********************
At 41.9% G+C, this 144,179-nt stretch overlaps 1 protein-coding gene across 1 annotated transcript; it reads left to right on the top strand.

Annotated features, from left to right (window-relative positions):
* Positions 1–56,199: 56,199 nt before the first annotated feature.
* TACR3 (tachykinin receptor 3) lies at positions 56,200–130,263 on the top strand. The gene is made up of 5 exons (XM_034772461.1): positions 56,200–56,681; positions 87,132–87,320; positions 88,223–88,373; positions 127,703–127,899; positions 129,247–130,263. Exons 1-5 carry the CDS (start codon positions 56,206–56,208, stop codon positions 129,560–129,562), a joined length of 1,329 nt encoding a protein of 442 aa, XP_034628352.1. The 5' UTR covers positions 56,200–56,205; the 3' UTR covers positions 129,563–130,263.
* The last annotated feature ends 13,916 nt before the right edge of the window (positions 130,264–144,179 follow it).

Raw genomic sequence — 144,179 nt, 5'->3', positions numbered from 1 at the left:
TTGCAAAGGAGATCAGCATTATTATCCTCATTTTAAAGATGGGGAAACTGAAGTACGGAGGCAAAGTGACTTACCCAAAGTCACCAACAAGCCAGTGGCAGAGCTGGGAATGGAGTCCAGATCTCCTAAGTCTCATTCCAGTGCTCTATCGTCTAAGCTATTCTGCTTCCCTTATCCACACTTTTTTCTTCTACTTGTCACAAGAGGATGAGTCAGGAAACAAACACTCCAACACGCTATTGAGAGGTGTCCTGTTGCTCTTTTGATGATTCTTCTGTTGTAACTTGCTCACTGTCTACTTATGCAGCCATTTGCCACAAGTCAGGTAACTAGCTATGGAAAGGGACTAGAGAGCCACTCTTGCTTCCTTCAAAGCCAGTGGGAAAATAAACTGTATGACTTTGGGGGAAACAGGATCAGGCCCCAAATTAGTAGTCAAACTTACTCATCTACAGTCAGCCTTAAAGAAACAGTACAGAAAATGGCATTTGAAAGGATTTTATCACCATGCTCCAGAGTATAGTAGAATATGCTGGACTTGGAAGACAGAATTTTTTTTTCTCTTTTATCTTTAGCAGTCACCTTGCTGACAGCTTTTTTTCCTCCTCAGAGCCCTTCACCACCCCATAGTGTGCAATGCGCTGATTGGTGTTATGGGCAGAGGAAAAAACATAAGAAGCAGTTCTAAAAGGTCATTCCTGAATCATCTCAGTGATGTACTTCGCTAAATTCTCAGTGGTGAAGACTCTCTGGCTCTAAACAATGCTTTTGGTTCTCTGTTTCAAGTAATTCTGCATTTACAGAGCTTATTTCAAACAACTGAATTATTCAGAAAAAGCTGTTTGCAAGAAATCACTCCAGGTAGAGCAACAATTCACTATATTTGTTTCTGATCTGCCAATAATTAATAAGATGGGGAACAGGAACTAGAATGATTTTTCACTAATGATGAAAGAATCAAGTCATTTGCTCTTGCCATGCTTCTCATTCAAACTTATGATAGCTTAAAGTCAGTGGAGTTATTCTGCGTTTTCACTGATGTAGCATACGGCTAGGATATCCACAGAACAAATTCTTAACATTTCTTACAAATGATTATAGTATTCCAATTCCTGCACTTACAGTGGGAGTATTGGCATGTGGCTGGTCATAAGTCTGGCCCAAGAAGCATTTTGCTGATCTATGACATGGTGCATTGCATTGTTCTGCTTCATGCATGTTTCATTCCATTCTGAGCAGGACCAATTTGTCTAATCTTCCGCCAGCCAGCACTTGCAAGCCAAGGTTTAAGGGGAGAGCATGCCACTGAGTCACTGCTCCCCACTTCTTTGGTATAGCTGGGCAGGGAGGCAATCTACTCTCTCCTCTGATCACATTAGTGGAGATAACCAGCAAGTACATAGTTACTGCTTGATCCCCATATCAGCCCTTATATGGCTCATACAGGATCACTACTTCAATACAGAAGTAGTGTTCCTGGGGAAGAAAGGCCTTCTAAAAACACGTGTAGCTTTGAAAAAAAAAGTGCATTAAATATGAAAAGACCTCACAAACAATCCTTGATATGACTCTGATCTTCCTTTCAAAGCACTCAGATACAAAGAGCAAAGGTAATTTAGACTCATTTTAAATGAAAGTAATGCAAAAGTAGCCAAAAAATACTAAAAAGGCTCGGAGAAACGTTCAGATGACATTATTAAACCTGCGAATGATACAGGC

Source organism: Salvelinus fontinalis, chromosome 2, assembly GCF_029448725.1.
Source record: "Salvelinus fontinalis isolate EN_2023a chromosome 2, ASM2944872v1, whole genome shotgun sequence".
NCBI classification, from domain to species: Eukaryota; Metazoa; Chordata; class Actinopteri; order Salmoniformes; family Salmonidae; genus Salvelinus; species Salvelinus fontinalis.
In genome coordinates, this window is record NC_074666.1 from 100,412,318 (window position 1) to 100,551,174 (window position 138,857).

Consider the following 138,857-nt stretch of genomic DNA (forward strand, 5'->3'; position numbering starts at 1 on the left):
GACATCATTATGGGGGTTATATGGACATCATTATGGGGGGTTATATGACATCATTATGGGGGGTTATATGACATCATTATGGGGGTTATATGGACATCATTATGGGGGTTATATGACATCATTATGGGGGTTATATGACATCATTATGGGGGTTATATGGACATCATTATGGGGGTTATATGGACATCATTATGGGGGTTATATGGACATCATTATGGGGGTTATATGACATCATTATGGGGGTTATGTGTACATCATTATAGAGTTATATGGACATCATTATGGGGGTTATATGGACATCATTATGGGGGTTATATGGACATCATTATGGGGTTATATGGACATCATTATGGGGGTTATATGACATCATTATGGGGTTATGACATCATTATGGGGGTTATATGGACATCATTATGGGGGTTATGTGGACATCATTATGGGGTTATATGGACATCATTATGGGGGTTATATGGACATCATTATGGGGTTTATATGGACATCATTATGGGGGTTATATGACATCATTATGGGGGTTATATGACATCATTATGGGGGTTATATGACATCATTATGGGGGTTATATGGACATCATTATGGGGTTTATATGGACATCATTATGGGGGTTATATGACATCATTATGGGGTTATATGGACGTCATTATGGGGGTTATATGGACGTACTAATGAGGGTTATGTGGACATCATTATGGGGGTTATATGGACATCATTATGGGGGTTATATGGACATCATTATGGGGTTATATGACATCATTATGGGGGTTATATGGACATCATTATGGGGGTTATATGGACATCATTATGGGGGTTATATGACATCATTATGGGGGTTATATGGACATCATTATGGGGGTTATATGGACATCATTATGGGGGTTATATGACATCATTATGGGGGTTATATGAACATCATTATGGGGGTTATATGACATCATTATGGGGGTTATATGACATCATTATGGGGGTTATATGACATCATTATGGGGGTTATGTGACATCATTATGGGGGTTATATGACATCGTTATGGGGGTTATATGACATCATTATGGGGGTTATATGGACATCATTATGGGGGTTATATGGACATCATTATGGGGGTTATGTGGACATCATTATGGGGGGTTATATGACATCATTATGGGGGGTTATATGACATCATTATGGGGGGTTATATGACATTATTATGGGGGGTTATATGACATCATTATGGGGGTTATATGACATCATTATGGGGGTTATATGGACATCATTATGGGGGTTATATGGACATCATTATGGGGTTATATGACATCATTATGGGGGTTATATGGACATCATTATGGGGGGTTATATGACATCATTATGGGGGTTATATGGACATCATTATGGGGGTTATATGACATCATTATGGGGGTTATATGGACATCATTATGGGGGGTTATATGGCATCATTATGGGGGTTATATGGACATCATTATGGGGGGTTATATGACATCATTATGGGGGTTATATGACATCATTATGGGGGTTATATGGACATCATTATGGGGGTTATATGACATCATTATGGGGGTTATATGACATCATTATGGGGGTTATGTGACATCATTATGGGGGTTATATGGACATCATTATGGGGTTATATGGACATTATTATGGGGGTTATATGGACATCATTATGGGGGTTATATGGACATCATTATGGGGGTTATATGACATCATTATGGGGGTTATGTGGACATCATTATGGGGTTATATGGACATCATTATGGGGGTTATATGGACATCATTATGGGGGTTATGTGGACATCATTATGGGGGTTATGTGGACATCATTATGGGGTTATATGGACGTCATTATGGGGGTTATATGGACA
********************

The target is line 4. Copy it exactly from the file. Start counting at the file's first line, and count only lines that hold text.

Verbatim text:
* TACR3 (tachykinin receptor 3) lies at positions 56,200–130,263 on the top strand. The gene is made up of 5 exons (XM_034772461.1): positions 56,200–56,681; positions 87,132–87,320; positions 88,223–88,373; positions 127,703–127,899; positions 129,247–130,263. Exons 1-5 carry the CDS (start codon positions 56,206–56,208, stop codon positions 129,560–129,562), a joined length of 1,329 nt encoding a protein of 442 aa, XP_034628352.1. The 5' UTR covers positions 56,200–56,205; the 3' UTR covers positions 129,563–130,263.